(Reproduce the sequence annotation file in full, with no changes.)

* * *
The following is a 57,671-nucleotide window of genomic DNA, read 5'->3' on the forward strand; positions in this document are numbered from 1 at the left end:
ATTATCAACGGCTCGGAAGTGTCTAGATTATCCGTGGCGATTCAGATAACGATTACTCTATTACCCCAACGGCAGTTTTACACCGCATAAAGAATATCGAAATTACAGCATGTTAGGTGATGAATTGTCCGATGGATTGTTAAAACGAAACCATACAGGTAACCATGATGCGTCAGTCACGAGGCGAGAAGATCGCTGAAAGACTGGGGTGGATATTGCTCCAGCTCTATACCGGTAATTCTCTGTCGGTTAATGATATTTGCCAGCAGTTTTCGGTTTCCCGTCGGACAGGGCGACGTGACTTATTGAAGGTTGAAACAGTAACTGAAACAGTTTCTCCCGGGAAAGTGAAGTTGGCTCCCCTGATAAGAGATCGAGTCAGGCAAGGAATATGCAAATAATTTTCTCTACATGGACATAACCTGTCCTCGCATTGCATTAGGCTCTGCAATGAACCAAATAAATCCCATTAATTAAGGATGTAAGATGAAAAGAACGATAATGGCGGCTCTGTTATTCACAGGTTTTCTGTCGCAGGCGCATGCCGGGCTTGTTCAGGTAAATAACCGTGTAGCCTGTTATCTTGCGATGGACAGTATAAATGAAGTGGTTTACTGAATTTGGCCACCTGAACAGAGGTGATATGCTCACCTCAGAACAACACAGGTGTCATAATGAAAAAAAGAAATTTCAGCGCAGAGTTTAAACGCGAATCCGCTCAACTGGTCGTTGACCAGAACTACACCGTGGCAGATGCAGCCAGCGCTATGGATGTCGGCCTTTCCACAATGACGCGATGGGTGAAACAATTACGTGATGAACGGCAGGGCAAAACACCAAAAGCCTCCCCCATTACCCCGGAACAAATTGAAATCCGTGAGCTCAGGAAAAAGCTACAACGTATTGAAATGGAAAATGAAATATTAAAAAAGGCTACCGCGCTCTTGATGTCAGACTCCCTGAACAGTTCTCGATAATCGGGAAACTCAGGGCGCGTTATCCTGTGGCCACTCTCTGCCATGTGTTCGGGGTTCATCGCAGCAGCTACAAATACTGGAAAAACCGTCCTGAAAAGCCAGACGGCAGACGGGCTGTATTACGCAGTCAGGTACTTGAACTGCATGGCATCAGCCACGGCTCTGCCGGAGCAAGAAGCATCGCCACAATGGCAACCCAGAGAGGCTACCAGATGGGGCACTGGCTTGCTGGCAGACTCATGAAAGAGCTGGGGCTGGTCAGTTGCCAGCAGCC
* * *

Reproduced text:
The following is a 57,671-nucleotide window of genomic DNA, read 5'->3' on the forward strand; positions in this document are numbered from 1 at the left end:
ATTATCAACGGCTCGGAAGTGTCTAGATTATCCGTGGCGATTCAGATAACGATTACTCTATTACCCCAACGGCAGTTTTACACCGCATAAAGAATATCGAAATTACAGCATGTTAGGTGATGAATTGTCCGATGGATTGTTAAAACGAAACCATACAGGTAACCATGATGCGTCAGTCACGAGGCGAGAAGATCGCTGAAAGACTGGGGTGGATATTGCTCCAGCTCTATACCGGTAATTCTCTGTCGGTTAATGATATTTGCCAGCAGTTTTCGGTTTCCCGTCGGACAGGGCGACGTGACTTATTGAAGGTTGAAACAGTAACTGAAACAGTTTCTCCCGGGAAAGTGAAGTTGGCTCCCCTGATAAGAGATCGAGTCAGGCAAGGAATATGCAAATAATTTTCTCTACATGGACATAACCTGTCCTCGCATTGCATTAGGCTCTGCAATGAACCAAATAAATCCCATTAATTAAGGATGTAAGATGAAAAGAACGATAATGGCGGCTCTGTTATTCACAGGTTTTCTGTCGCAGGCGCATGCCGGGCTTGTTCAGGTAAATAACCGTGTAGCCTGTTATCTTGCGATGGACAGTATAAATGAAGTGGTTTACTGAATTTGGCCACCTGAACAGAGGTGATATGCTCACCTCAGAACAACACAGGTGTCATAATGAAAAAAAGAAATTTCAGCGCAGAGTTTAAACGCGAATCCGCTCAACTGGTCGTTGACCAGAACTACACCGTGGCAGATGCAGCCAGCGCTATGGATGTCGGCCTTTCCACAATGACGCGATGGGTGAAACAATTACGTGATGAACGGCAGGGCAAAACACCAAAAGCCTCCCCCATTACCCCGGAACAAATTGAAATCCGTGAGCTCAGGAAAAAGCTACAACGTATTGAAATGGAAAATGAAATATTAAAAAAGGCTACCGCGCTCTTGATGTCAGACTCCCTGAACAGTTCTCGATAATCGGGAAACTCAGGGCGCGTTATCCTGTGGCCACTCTCTGCCATGTGTTCGGGGTTCATCGCAGCAGCTACAAATACTGGAAAAACCGTCCTGAAAAGCCAGACGGCAGACGGGCTGTATTACGCAGTCAGGTACTTGAACTGCATGGCATCAGCCACGGCTCTGCCGGAGCAAGAAGCATCGCCACAATGGCAACCCAGAGAGGCTACCAGATGGGGCACTGGCTTGCTGGCAGACTCATGAAAGAGCTGGGGCTGGTCAGTTGCCAGCAGCC